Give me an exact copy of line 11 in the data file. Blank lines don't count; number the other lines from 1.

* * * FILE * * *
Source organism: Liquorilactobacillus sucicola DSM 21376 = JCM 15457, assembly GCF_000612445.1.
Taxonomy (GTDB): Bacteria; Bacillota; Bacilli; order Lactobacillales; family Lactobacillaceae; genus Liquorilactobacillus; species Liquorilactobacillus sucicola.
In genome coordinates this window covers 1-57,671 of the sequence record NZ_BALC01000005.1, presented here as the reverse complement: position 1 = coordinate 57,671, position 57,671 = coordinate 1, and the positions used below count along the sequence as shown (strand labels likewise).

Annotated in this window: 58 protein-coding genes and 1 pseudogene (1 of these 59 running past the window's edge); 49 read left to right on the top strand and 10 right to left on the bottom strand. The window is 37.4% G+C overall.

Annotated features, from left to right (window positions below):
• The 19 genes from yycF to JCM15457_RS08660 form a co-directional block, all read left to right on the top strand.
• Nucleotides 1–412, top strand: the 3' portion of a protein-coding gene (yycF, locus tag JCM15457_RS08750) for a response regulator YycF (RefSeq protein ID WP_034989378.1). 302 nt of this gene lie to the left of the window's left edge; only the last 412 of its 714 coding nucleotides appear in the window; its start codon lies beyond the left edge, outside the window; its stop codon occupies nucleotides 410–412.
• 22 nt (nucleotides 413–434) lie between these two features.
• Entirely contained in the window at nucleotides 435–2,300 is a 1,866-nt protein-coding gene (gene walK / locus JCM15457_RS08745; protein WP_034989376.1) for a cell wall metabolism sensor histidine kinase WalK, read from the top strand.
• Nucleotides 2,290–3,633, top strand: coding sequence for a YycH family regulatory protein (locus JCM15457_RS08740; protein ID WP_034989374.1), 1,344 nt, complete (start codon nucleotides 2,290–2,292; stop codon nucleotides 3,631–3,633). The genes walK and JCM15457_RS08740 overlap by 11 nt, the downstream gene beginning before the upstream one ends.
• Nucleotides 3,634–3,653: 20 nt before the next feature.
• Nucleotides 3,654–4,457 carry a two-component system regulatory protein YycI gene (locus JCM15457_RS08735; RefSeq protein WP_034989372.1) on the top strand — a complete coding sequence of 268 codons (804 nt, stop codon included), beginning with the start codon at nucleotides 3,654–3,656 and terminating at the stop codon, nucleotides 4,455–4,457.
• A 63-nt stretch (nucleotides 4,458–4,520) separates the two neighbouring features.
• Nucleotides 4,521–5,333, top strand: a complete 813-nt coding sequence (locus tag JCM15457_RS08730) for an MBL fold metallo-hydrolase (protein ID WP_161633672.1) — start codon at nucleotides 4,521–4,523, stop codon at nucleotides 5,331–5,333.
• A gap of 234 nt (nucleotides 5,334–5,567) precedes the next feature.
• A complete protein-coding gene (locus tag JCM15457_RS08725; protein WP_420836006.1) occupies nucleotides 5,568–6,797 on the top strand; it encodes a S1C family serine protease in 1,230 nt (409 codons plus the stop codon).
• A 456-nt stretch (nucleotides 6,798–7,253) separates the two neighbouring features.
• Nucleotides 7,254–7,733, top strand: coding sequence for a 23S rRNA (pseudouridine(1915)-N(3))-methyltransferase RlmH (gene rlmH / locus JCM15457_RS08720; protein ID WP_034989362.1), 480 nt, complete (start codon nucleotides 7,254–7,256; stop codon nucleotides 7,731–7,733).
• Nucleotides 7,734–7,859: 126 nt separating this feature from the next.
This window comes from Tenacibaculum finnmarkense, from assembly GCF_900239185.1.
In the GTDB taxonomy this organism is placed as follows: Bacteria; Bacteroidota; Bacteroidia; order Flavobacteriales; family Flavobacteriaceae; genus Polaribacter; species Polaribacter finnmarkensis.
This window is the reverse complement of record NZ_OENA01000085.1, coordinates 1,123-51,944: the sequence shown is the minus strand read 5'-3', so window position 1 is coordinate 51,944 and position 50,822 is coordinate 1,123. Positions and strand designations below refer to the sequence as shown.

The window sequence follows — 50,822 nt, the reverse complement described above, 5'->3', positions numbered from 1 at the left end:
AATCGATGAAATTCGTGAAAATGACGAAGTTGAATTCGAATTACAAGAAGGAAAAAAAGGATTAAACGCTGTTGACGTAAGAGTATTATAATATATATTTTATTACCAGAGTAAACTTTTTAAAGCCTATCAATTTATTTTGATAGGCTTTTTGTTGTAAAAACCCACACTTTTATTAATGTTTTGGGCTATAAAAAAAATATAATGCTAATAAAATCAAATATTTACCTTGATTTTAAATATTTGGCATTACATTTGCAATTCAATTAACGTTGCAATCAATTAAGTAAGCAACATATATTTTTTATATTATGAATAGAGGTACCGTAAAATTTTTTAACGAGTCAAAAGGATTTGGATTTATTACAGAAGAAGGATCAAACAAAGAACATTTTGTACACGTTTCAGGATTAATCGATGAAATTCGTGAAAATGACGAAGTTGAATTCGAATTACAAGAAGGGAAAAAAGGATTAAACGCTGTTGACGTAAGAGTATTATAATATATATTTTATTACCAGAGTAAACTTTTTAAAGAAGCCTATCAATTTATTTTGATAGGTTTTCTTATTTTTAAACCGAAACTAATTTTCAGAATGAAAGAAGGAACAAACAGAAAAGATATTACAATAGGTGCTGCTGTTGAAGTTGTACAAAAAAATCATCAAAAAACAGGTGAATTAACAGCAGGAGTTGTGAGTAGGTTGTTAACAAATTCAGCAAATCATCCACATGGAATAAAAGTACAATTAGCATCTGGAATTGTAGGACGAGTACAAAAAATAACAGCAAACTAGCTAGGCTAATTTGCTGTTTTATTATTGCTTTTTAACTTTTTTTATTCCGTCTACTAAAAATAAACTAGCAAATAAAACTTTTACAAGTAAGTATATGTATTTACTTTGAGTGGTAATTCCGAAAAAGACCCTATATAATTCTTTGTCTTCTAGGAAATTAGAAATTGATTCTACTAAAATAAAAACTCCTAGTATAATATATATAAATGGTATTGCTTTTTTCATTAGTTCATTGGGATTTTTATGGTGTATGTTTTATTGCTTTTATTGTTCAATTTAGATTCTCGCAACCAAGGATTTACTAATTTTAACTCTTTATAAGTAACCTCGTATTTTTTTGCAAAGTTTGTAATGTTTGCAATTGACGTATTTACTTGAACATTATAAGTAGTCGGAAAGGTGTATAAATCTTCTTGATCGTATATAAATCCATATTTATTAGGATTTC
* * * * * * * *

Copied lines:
• Nucleotides 3,634–3,653: 20 nt before the next feature.